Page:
Try to only turn them once, when browned on one side. One other thing I like to do is give them five minutes in hot oven before serving; it seems to just drive off a little of the oil and ensure a decent crunch. Serve with a leaf salad and a cheeky, zippy Salsa – made by just softening some Red Bell Pepper, a couple of Tomatoes, another chopped Chilli and a couple of cloves of Garlic. Add a little Balsamic Vinegar, a dollop of Olive Oil, and chopped Coriander. Finally, just add a touch of sugar; a must for tangy tomato sauces – it just takes the bitter edge off.

If you have the time, this makes a good starter for a weekend meal – but I eat these the most for weekend lunch. Beer-wise, I’d recommend Bath Ales’s excellent Wild Hare (5%abv).

Pale-gold in colour, it’s a Lemon & Lime-sherbert-fest in the nose, with a surprisingly robust digestive-biscuit body. It’s light, finishes clean, grassy and ever-so-slightly-flinty and refreshes perfectly. A great beer, and one I’d recommend for any light seafood dishes like this. It’s organic, too – huzzah!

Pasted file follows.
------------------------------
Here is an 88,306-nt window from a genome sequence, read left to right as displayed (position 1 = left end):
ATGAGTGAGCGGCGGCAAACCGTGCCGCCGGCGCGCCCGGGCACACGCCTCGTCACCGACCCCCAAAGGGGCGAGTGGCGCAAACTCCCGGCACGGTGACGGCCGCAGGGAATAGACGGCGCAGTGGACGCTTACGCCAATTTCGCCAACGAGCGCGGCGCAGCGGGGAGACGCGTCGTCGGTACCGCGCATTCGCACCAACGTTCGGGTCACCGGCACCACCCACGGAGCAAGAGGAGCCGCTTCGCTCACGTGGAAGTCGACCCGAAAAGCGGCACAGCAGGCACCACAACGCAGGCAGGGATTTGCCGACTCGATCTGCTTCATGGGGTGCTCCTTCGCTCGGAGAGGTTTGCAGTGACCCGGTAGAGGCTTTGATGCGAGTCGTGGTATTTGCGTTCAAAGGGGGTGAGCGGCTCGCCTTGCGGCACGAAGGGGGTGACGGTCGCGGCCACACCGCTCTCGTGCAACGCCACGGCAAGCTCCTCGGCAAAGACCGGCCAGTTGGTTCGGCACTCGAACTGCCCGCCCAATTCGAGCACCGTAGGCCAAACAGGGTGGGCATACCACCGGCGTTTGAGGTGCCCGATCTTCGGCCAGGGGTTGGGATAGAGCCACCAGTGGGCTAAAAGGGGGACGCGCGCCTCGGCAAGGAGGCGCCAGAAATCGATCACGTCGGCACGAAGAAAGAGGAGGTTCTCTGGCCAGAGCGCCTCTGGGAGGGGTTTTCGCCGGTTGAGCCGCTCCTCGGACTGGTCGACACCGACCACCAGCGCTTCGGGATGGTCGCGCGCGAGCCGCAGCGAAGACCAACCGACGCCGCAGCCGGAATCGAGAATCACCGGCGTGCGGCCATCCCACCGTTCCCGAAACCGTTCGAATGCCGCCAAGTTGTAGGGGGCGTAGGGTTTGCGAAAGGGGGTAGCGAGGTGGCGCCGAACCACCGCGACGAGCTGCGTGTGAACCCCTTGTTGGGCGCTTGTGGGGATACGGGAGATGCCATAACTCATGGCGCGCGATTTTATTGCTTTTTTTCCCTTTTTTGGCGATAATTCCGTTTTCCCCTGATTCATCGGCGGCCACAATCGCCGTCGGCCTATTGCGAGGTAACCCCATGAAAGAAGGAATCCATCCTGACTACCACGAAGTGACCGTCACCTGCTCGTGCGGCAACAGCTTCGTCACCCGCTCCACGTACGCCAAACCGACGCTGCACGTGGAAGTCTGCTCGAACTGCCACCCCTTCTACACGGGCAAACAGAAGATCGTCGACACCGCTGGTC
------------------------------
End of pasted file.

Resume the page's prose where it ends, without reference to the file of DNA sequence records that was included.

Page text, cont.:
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Burger Week on TGS – The Bacon-Cheese BagelBurger

Well –  you all know that I like doing themed weeks,and I think it’s about time the humble Burger got some love on here. Actually, I take that back –  The Burger is not humble; it’s awesome. Perfect in the way that great hand-food tends to be – a blank canvas, jack of all trades and master of them all; a moveable feast. Fast food, good food, tasty food. You can literally have your burger your way anytime you make one; all you need do is have a little imagination with the things you can change – the topping, and the bread itself. And, of course, the beer you enjoy alongside it. All are tasty little wingmen to your meaty (or not, if you’re Veggie) filling.